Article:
After it rejected an MLB plan for a 72-game season with reduced salaries, expanded playoffs, a July 14 season launch and a Sept. 27 end, the players union told MLB to just order a return to work, along the lines of what the pair agreed to in March when the COVID-19 pandemic caused a season shutdown.
The request from the MLB Players Association came less than a day after the latest MLB offer, itself a counteroffer to the most recent offer from the players union, calling for full prorated salaries over a 114-game season that would extend well into November. With the two sides slowly inching toward some sort of resolution, the slow pace of the negotiations–done entirely via Zoom meetings and harshly worded letters–was recognized to be something in MLB’s favor: the longer it took to reach a season game plan, the shorter the season would be. Here’s the statement from the players:
Major League Baseball Players Association Executive Director Tony Clark today released the following statement: pic.twitter.com/d1p3Oj4K70
— MLBPA Communications (@MLBPA_News) June 13, 2020
And here’s the MLB response:
The reference to “negotiate in good faith” is likely to be important in coming days. pic.twitter.com/aMnmBANQ5w
— Ballpark Digest (@ballparkdigest) June 14, 2020
The widely held assumption is that Manfred and MLB owners believe that a 50-game season would conform to a March agreement between players and owners that called for no salary cuts this season, and that Manfred has the power to implement that season without a final agreement with players after MLB has made good-faith efforts to launch the 2020 campaign. MLB seeks to end the season with a traditional timeline in order to avoid a potential second wave of the COVID-19 pandemic expected by experts in November and December, while the players don’t see a potential second wave as a valid threat to a November postseason.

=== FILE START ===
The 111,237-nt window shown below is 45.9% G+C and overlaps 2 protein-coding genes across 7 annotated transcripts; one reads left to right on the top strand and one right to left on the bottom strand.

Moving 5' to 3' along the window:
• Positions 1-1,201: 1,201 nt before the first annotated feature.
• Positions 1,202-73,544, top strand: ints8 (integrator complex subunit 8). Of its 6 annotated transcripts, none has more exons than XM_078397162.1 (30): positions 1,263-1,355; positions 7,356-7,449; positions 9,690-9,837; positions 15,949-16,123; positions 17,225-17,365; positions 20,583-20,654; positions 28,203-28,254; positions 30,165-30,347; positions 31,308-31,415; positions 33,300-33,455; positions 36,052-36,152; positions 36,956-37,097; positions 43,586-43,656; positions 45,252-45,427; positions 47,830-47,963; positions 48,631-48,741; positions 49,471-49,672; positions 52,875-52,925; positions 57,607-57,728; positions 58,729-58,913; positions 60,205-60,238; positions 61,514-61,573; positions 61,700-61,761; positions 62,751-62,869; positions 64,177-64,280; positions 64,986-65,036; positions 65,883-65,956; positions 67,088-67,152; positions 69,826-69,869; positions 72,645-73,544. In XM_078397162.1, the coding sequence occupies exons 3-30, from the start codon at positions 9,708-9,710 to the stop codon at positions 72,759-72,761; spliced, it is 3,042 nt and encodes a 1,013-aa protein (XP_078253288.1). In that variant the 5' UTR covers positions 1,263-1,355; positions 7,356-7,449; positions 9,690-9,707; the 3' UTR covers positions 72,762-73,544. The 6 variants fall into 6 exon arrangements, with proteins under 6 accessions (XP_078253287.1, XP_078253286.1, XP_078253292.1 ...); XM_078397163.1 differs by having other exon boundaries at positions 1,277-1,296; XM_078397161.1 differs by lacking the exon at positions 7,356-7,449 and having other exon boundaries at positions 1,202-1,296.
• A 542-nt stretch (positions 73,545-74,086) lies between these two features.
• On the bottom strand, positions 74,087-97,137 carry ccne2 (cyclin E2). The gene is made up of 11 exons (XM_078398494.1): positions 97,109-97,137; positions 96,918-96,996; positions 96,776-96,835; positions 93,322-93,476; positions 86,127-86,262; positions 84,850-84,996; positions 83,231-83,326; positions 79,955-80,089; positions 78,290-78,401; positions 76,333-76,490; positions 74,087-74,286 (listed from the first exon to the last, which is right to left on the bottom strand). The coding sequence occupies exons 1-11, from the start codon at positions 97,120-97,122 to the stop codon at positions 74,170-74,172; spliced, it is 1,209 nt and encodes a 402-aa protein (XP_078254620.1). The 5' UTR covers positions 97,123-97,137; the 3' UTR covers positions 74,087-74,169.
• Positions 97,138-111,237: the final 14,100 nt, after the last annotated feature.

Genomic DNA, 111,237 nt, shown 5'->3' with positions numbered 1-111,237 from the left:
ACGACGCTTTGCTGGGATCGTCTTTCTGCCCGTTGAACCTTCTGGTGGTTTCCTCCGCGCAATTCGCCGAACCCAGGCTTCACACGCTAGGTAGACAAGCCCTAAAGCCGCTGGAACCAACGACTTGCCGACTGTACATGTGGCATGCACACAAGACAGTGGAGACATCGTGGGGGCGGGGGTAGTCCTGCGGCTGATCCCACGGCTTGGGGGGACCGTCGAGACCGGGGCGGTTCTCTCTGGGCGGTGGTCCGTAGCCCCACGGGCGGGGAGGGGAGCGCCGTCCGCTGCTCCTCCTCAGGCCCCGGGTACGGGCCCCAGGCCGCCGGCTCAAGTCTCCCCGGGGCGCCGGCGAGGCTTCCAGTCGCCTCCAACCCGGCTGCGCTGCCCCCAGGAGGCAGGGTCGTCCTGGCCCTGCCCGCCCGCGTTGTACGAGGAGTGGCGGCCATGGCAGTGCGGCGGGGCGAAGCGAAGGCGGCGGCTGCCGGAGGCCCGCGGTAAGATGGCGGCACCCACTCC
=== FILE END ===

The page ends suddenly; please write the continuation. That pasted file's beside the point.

In a worst-case scenario, Manfred would call for a 50-54 game season ending Sept. 27, with full prorated salaries, and the players union would refuse to report, claiming that MLB did not make a good-faith effort to come to an agreement. They would conceivably claim a loss of salaries around $1 billion as well. At that point, MLB would likely accuse the players of not acting in good faith to launch 2020 play. Things are already tense between the two sides; the worst-case scenario would raise that level of tension.
But a best-case scenario has MLB adding some games (essentially, upping its financing commitment to players) and the players accepting the offer. But no one really knows how this will play out as of now.
What happens in 2020 will likely affect the 2021 season: it would be amazing if the 2021 season ends up starting with full ballparks and a long list of sponsors and advertisers. With cases rising in many states (Arizona, Texas and Florida) and experts warning you won’t see large venues cleared for events until 2021, it would be very surprising if MLB didn’t ask the players for some sort of accommodation. And that will come in the context of both sides bracing for negotiations on the next CBA, as the current one expires on Dec. 21, 2021.
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